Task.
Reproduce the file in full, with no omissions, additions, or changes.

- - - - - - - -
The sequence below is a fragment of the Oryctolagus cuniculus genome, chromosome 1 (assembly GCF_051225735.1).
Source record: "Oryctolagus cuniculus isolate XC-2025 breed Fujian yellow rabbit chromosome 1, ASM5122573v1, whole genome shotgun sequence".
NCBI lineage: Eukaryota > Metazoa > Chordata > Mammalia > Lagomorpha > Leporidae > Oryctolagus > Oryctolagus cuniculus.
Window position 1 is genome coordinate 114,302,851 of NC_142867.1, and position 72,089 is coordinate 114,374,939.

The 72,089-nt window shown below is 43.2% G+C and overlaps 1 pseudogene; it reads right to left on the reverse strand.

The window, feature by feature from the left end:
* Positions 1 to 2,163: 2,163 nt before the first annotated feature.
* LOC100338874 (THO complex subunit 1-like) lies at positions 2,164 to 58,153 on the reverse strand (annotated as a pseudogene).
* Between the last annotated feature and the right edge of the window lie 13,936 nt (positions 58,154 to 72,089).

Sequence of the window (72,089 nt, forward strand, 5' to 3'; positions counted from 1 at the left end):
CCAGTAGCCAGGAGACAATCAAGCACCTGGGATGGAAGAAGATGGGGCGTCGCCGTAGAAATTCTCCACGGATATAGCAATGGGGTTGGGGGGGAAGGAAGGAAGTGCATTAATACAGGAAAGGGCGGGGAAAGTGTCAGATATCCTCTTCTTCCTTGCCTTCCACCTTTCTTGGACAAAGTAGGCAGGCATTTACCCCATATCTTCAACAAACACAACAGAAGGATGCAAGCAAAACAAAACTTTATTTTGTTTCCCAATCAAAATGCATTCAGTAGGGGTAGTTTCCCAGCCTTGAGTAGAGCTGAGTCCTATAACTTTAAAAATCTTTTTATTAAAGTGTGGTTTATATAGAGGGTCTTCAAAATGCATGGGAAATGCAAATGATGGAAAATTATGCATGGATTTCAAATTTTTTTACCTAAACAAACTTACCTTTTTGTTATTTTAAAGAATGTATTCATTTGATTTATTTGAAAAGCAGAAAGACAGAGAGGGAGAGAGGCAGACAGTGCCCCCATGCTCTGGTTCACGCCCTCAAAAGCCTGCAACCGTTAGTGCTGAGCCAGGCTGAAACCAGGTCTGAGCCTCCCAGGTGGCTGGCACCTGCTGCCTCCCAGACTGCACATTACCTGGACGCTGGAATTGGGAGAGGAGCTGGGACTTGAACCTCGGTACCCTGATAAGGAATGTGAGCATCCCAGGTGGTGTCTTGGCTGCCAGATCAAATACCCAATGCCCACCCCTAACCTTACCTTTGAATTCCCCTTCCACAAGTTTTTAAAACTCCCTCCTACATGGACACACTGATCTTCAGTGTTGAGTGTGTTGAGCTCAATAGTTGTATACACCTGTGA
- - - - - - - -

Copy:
The sequence below is a fragment of the Oryctolagus cuniculus genome, chromosome 1 (assembly GCF_051225735.1).
Source record: "Oryctolagus cuniculus isolate XC-2025 breed Fujian yellow rabbit chromosome 1, ASM5122573v1, whole genome shotgun sequence".
NCBI lineage: Eukaryota > Metazoa > Chordata > Mammalia > Lagomorpha > Leporidae > Oryctolagus > Oryctolagus cuniculus.
Window position 1 is genome coordinate 114,302,851 of NC_142867.1, and position 72,089 is coordinate 114,374,939.

The 72,089-nt window shown below is 43.2% G+C and overlaps 1 pseudogene; it reads right to left on the reverse strand.

The window, feature by feature from the left end:
* Positions 1 to 2,163: 2,163 nt before the first annotated feature.
* LOC100338874 (THO complex subunit 1-like) lies at positions 2,164 to 58,153 on the reverse strand (annotated as a pseudogene).
* Between the last annotated feature and the right edge of the window lie 13,936 nt (positions 58,154 to 72,089).

Sequence of the window (72,089 nt, forward strand, 5' to 3'; positions counted from 1 at the left end):
CCAGTAGCCAGGAGACAATCAAGCACCTGGGATGGAAGAAGATGGGGCGTCGCCGTAGAAATTCTCCACGGATATAGCAATGGGGTTGGGGGGGAAGGAAGGAAGTGCATTAATACAGGAAAGGGCGGGGAAAGTGTCAGATATCCTCTTCTTCCTTGCCTTCCACCTTTCTTGGACAAAGTAGGCAGGCATTTACCCCATATCTTCAACAAACACAACAGAAGGATGCAAGCAAAACAAAACTTTATTTTGTTTCCCAATCAAAATGCATTCAGTAGGGGTAGTTTCCCAGCCTTGAGTAGAGCTGAGTCCTATAACTTTAAAAATCTTTTTATTAAAGTGTGGTTTATATAGAGGGTCTTCAAAATGCATGGGAAATGCAAATGATGGAAAATTATGCATGGATTTCAAATTTTTTTACCTAAACAAACTTACCTTTTTGTTATTTTAAAGAATGTATTCATTTGATTTATTTGAAAAGCAGAAAGACAGAGAGGGAGAGAGGCAGACAGTGCCCCCATGCTCTGGTTCACGCCCTCAAAAGCCTGCAACCGTTAGTGCTGAGCCAGGCTGAAACCAGGTCTGAGCCTCCCAGGTGGCTGGCACCTGCTGCCTCCCAGACTGCACATTACCTGGACGCTGGAATTGGGAGAGGAGCTGGGACTTGAACCTCGGTACCCTGATAAGGAATGTGAGCATCCCAGGTGGTGTCTTGGCTGCCAGATCAAATACCCAATGCCCACCCCTAACCTTACCTTTGAATTCCCCTTCCACAAGTTTTTAAAACTCCCTCCTACATGGACACACTGATCTTCAGTGTTGAGTGTGTTGAGCTCAATAGTTGTATACACCTGTGA